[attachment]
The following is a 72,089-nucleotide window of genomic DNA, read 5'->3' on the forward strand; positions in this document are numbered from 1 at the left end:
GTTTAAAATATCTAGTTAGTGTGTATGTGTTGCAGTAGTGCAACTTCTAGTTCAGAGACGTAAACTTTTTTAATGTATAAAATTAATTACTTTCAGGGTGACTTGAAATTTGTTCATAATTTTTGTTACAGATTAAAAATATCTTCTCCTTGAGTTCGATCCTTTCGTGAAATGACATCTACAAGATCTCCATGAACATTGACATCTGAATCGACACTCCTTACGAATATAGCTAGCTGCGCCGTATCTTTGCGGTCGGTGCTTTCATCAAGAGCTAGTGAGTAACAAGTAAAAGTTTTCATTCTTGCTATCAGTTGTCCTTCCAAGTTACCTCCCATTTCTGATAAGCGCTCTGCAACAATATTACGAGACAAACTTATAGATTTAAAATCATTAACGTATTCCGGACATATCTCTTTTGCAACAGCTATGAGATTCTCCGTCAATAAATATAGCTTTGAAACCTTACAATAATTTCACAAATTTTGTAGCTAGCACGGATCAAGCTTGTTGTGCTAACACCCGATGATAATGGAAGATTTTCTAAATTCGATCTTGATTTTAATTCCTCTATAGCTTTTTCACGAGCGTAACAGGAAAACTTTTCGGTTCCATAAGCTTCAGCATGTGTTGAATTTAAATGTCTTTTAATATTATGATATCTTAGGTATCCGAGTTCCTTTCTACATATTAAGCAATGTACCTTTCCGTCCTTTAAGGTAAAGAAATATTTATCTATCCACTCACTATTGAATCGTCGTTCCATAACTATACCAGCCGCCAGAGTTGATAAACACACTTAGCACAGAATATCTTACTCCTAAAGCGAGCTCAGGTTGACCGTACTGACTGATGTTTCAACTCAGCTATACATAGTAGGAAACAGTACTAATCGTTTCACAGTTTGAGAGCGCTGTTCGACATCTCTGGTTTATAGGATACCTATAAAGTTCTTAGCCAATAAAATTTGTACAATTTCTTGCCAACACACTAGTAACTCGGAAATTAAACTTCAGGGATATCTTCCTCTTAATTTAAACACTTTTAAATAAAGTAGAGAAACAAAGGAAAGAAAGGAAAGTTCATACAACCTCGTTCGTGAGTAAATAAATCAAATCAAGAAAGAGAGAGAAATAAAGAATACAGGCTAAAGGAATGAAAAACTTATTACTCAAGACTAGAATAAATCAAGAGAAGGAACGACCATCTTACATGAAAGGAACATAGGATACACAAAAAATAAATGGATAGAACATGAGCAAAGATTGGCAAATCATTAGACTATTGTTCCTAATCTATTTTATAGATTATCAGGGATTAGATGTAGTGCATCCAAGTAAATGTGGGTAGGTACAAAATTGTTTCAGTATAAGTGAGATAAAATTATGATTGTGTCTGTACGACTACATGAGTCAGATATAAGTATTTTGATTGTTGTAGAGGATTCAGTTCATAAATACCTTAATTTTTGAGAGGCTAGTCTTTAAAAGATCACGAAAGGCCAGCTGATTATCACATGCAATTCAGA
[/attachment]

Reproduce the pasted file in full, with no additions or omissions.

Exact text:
The following is a 72,089-nucleotide window of genomic DNA, read 5'->3' on the forward strand; positions in this document are numbered from 1 at the left end:
GTTTAAAATATCTAGTTAGTGTGTATGTGTTGCAGTAGTGCAACTTCTAGTTCAGAGACGTAAACTTTTTTAATGTATAAAATTAATTACTTTCAGGGTGACTTGAAATTTGTTCATAATTTTTGTTACAGATTAAAAATATCTTCTCCTTGAGTTCGATCCTTTCGTGAAATGACATCTACAAGATCTCCATGAACATTGACATCTGAATCGACACTCCTTACGAATATAGCTAGCTGCGCCGTATCTTTGCGGTCGGTGCTTTCATCAAGAGCTAGTGAGTAACAAGTAAAAGTTTTCATTCTTGCTATCAGTTGTCCTTCCAAGTTACCTCCCATTTCTGATAAGCGCTCTGCAACAATATTACGAGACAAACTTATAGATTTAAAATCATTAACGTATTCCGGACATATCTCTTTTGCAACAGCTATGAGATTCTCCGTCAATAAATATAGCTTTGAAACCTTACAATAATTTCACAAATTTTGTAGCTAGCACGGATCAAGCTTGTTGTGCTAACACCCGATGATAATGGAAGATTTTCTAAATTCGATCTTGATTTTAATTCCTCTATAGCTTTTTCACGAGCGTAACAGGAAAACTTTTCGGTTCCATAAGCTTCAGCATGTGTTGAATTTAAATGTCTTTTAATATTATGATATCTTAGGTATCCGAGTTCCTTTCTACATATTAAGCAATGTACCTTTCCGTCCTTTAAGGTAAAGAAATATTTATCTATCCACTCACTATTGAATCGTCGTTCCATAACTATACCAGCCGCCAGAGTTGATAAACACACTTAGCACAGAATATCTTACTCCTAAAGCGAGCTCAGGTTGACCGTACTGACTGATGTTTCAACTCAGCTATACATAGTAGGAAACAGTACTAATCGTTTCACAGTTTGAGAGCGCTGTTCGACATCTCTGGTTTATAGGATACCTATAAAGTTCTTAGCCAATAAAATTTGTACAATTTCTTGCCAACACACTAGTAACTCGGAAATTAAACTTCAGGGATATCTTCCTCTTAATTTAAACACTTTTAAATAAAGTAGAGAAACAAAGGAAAGAAAGGAAAGTTCATACAACCTCGTTCGTGAGTAAATAAATCAAATCAAGAAAGAGAGAGAAATAAAGAATACAGGCTAAAGGAATGAAAAACTTATTACTCAAGACTAGAATAAATCAAGAGAAGGAACGACCATCTTACATGAAAGGAACATAGGATACACAAAAAATAAATGGATAGAACATGAGCAAAGATTGGCAAATCATTAGACTATTGTTCCTAATCTATTTTATAGATTATCAGGGATTAGATGTAGTGCATCCAAGTAAATGTGGGTAGGTACAAAATTGTTTCAGTATAAGTGAGATAAAATTATGATTGTGTCTGTACGACTACATGAGTCAGATATAAGTATTTTGATTGTTGTAGAGGATTCAGTTCATAAATACCTTAATTTTTGAGAGGCTAGTCTTTAAAAGATCACGAAAGGCCAGCTGATTATCACATGCAATTCAGA